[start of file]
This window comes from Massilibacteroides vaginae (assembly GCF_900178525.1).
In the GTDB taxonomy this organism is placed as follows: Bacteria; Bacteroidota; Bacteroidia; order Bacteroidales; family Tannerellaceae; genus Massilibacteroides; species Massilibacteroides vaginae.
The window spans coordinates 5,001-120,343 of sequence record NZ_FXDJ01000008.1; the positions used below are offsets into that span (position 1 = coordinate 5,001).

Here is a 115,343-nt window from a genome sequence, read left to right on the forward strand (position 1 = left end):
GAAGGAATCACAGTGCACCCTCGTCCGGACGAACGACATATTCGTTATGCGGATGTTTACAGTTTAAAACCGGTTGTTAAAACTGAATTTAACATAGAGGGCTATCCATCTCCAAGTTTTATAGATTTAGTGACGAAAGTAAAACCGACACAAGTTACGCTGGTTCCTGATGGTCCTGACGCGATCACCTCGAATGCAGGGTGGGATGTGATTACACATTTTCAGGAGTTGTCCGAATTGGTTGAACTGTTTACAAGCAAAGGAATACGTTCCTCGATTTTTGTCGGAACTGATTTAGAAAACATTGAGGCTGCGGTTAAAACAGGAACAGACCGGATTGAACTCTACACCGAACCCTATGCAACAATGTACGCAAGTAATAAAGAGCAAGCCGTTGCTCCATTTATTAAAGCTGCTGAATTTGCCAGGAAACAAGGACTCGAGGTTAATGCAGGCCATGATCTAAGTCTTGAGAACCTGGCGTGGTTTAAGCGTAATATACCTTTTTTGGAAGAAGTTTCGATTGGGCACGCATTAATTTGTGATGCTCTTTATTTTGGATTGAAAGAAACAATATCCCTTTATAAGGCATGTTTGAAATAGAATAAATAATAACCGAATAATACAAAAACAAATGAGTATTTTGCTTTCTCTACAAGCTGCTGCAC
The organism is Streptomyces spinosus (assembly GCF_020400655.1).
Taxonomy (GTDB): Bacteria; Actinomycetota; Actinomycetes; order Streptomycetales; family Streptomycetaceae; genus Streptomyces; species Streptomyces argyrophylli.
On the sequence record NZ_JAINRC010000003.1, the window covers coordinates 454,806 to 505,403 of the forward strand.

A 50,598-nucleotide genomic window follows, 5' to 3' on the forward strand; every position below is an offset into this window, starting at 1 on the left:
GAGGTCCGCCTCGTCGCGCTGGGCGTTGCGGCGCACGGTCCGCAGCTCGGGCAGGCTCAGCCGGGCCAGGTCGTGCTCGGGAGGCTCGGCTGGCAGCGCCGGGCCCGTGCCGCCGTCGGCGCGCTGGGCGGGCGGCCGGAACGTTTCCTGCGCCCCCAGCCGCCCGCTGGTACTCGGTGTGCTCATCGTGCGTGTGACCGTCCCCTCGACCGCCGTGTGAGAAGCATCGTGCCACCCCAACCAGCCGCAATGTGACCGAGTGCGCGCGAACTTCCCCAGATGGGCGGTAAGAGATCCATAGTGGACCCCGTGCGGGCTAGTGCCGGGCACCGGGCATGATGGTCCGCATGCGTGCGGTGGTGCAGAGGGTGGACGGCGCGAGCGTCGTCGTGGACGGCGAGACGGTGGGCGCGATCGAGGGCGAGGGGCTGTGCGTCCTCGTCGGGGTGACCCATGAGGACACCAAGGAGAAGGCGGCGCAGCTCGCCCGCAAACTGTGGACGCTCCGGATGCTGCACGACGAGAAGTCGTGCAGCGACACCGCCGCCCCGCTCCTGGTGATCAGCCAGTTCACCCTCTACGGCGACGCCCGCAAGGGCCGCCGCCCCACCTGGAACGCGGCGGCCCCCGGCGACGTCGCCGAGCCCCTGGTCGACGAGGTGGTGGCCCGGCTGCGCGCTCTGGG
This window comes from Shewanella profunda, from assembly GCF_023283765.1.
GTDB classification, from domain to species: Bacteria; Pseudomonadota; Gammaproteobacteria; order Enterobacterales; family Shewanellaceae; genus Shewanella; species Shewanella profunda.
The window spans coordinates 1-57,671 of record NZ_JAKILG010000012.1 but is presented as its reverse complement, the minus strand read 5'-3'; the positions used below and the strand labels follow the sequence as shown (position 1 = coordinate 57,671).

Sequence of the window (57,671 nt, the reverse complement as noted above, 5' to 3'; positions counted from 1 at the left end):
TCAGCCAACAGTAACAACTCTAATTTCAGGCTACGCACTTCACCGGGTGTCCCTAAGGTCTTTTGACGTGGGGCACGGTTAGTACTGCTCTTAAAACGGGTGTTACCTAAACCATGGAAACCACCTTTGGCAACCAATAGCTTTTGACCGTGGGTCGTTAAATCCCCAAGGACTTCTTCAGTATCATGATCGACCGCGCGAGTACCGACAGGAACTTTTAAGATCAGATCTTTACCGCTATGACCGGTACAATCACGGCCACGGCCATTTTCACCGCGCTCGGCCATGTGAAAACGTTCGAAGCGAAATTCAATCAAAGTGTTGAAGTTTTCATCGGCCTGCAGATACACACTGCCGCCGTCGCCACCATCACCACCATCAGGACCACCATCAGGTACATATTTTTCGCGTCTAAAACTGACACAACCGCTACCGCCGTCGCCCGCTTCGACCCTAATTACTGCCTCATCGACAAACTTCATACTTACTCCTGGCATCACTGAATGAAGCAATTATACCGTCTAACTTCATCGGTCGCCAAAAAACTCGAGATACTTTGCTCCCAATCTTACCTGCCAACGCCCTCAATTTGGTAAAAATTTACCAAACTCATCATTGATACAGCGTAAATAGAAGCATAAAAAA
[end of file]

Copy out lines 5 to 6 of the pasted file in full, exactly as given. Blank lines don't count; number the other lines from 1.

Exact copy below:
GAAGGAATCACAGTGCACCCTCGTCCGGACGAACGACATATTCGTTATGCGGATGTTTACAGTTTAAAACCGGTTGTTAAAACTGAATTTAACATAGAGGGCTATCCATCTCCAAGTTTTATAGATTTAGTGACGAAAGTAAAACCGACACAAGTTACGCTGGTTCCTGATGGTCCTGACGCGATCACCTCGAATGCAGGGTGGGATGTGATTACACATTTTCAGGAGTTGTCCGAATTGGTTGAACTGTTTACAAGCAAAGGAATACGTTCCTCGATTTTTGTCGGAACTGATTTAGAAAACATTGAGGCTGCGGTTAAAACAGGAACAGACCGGATTGAACTCTACACCGAACCCTATGCAACAATGTACGCAAGTAATAAAGAGCAAGCCGTTGCTCCATTTATTAAAGCTGCTGAATTTGCCAGGAAACAAGGACTCGAGGTTAATGCAGGCCATGATCTAAGTCTTGAGAACCTGGCGTGGTTTAAGCGTAATATACCTTTTTTGGAAGAAGTTTCGATTGGGCACGCATTAATTTGTGATGCTCTTTATTTTGGATTGAAAGAAACAATATCCCTTTATAAGGCATGTTTGAAATAGAATAAATAATAACCGAATAATACAAAAACAAATGAGTATTTTGCTTTCTCTACAAGCTGCTGCAC
The organism is Streptomyces spinosus (assembly GCF_020400655.1).